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Charting My Own Career Path in Baltimore

March 10, 2021
  • Life in Baltimore
  • Students 101
Collegetown Intern Anna discusses how their experience going to college in Baltimore has prepared them for a worthwhile career in the city.


Coming to Baltimore

Before moving across the country to attend college in Baltimore at the Maryland Institute College of Art (MICA), I had a pretty rough idea of what I wanted to do for a career. I had interests in art, design, and environmental science. I thought I had to just choose one of those interests to build a career out of, so I chose to come to an art school to study architectural design. In my freshman year, I added on a minor in sustainability and social practice, which has shaped my career interests to be more true to what I am really passionate about.

My early college experience was filled with experimentation in various art and design techniques and building up my skills in areas that interest me- digital fabrication, fibers, 3D computer modeling, woodworking, collage, etc. It was through learning multitudes of skills across art and design that I came to realize  that my techniques, process, and framework of thinking will be more beneficial to my career path more than just learning one specific skill and only doing that thing. I thought I had to choose just one area of interest to make a career out of and then give up on everything else I wanted to do, when in reality, I have found that my interests often inform and are connected to each other.


Helpful Resources

I’ve had help along the way from both on and off campus resources to make sure I’m turning my college experience into a solid career foundation. I’ve taken advantage of resources from MICA’s Career Development Center such as how to format a resume, how to write a cover letter, or doing practice interviews with my peers (connect with your own college’s career center here). I’ve also utilized Baltimore Collegetown’s Internship postings board, which led me to this role! Even if you have an internship currently, it’s still good practice to keep an active eye on various job boards that are specific to your major or interests (because general job boards are exhausting to comb through)! Even though I know I won’t yet be applying for any of those full time jobs, it’s still good practice to see who’s hiring and what qualifications are common in the industry.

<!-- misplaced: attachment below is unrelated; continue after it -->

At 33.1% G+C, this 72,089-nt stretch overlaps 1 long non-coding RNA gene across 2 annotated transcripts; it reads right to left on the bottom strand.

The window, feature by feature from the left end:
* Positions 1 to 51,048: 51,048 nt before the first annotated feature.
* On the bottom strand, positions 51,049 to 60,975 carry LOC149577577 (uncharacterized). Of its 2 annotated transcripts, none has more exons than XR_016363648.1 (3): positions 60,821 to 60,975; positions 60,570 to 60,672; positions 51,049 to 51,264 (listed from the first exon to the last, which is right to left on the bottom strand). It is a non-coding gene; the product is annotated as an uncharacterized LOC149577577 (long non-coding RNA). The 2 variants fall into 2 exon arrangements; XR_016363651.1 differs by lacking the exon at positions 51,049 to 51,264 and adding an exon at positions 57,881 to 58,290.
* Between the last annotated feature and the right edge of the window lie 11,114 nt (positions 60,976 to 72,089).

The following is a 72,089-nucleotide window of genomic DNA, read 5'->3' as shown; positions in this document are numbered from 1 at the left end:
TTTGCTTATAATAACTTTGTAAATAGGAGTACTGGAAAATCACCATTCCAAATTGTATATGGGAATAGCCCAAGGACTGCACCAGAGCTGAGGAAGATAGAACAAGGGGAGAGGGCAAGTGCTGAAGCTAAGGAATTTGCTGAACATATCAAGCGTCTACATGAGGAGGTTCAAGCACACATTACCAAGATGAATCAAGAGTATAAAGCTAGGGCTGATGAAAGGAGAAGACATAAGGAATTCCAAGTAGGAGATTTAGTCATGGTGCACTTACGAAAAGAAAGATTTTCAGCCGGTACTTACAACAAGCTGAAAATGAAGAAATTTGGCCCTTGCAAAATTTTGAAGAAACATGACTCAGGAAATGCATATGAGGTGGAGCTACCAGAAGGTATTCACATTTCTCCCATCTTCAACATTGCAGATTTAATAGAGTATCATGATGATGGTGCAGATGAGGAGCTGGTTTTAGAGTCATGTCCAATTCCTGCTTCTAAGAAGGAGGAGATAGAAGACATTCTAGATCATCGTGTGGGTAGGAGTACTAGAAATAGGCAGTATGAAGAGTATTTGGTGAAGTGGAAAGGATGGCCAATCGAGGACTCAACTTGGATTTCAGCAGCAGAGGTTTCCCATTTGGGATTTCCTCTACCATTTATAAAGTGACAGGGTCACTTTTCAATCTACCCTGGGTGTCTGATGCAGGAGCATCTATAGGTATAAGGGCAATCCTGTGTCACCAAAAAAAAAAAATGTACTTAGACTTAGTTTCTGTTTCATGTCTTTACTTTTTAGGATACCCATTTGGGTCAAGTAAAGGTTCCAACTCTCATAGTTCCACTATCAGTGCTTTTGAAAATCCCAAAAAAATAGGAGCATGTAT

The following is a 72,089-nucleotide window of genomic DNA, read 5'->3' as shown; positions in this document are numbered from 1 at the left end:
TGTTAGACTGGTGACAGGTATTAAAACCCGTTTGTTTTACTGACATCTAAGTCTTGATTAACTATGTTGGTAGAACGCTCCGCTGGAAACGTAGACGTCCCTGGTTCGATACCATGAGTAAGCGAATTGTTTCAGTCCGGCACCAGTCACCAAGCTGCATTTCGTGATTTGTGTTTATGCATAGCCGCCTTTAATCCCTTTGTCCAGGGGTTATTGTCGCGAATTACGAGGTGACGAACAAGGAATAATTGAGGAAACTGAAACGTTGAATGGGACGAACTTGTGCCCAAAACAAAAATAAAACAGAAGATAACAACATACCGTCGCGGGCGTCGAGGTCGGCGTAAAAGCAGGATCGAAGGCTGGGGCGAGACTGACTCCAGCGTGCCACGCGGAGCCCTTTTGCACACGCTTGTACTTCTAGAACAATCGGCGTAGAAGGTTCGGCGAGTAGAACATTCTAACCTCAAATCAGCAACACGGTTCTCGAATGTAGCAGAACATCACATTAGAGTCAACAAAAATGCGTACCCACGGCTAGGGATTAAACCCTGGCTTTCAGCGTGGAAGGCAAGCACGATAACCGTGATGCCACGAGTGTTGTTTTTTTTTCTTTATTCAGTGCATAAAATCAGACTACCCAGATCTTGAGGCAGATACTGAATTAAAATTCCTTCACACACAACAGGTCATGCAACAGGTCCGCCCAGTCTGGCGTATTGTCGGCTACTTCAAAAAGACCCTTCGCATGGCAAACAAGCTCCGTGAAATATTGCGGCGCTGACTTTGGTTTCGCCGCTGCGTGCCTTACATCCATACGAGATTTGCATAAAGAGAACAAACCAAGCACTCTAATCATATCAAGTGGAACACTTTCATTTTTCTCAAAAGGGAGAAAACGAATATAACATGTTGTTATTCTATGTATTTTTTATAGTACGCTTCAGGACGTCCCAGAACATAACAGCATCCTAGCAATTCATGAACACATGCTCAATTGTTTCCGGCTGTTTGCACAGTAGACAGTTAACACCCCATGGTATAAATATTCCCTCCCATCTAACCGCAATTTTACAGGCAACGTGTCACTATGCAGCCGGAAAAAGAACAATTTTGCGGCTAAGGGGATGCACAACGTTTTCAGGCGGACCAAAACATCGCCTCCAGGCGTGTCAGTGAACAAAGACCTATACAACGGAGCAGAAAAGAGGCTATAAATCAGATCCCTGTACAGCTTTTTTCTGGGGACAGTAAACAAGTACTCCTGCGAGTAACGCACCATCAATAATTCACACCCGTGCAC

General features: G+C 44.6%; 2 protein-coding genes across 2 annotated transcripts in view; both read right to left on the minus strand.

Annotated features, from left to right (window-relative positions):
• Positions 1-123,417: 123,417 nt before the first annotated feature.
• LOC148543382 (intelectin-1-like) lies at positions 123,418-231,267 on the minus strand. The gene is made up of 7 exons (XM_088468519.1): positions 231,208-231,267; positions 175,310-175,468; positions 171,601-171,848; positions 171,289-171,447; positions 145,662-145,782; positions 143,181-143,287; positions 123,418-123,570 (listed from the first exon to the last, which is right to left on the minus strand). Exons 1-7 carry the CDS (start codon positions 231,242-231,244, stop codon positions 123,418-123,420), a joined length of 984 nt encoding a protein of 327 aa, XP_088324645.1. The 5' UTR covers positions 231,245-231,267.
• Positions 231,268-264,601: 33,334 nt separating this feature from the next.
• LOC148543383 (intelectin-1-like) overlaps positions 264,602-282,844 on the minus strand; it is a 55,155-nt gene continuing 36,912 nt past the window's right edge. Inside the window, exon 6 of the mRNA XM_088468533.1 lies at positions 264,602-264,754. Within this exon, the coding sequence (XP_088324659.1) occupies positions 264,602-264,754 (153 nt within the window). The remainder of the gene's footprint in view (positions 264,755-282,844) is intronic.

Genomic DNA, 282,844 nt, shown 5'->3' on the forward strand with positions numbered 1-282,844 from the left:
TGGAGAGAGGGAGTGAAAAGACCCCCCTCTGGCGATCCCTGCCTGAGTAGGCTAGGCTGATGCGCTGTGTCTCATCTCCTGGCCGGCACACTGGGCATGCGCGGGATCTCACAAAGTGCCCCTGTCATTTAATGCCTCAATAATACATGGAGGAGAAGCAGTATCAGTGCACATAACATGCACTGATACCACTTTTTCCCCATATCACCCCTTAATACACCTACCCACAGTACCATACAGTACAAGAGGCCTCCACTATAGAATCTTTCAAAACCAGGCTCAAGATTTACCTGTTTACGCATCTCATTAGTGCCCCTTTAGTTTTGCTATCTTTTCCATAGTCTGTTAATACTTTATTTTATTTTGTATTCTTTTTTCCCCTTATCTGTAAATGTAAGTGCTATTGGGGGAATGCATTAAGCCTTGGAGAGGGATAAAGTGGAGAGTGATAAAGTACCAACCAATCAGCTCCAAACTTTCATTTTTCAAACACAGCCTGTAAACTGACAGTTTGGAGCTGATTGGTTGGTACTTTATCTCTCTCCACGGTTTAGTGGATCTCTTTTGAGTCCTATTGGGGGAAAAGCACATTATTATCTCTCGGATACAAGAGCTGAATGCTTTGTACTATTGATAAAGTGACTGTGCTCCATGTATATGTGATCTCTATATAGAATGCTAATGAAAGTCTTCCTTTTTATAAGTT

Another unique way to learn more about the ins and outs of the interview process is to seek out opportunities to be an interviewer for your college rather than practicing for your own interviews as an interviewee. Oftentimes  colleges will ask students to be involved in the hiring process for higher level staff, such as the Director of Finance or the Provost. It was really eye opening for me to be a student interviewer at my school and see what really determines whether or not someone gets hired for a position. My biggest takeaway is that it is just as important that an opportunity/company is a good fit for you as you are a good fit for it. You can express interest for the job in the interview, but unless you can emphasize how this job specifically benefits your career path and would also benefit the company, your application won’t be as strong as someone who is confident that this is the job for them.


Looking to the Future

While my academic classes at MICA have helped me build up my skills and focus my interests, it was truly my experiences outside of the classroom that taught me that I want to stay in Baltimore after graduation and make my career here. As I said in a previous blog post, Charm City: Why I Chose to Go to College In Baltimore, I made it a goal my freshman year to walk around the city as much as I could to get to know it. I saw and learned all sorts of things on my walks, but I was struck by how many vacant buildings are in our city. After learning more about why this is from my classes, I see myself incorporating this feature of Baltimore into my design practice. Architecturally speaking, I am interested in adaptive reuse and historic preservation where older buildings are ‘adapted’ to fit present day needs for which they were not designed. Processes associated with construction and architecture are one of the most polluting industries on the planet, so in Baltimore there is so much potential to not let all that embodied energy in vacant structures go to waste. I love this city and I am so excited to see where my path takes me in Baltimore.


Written by Anna Brackett, MICA Architectural Design '22

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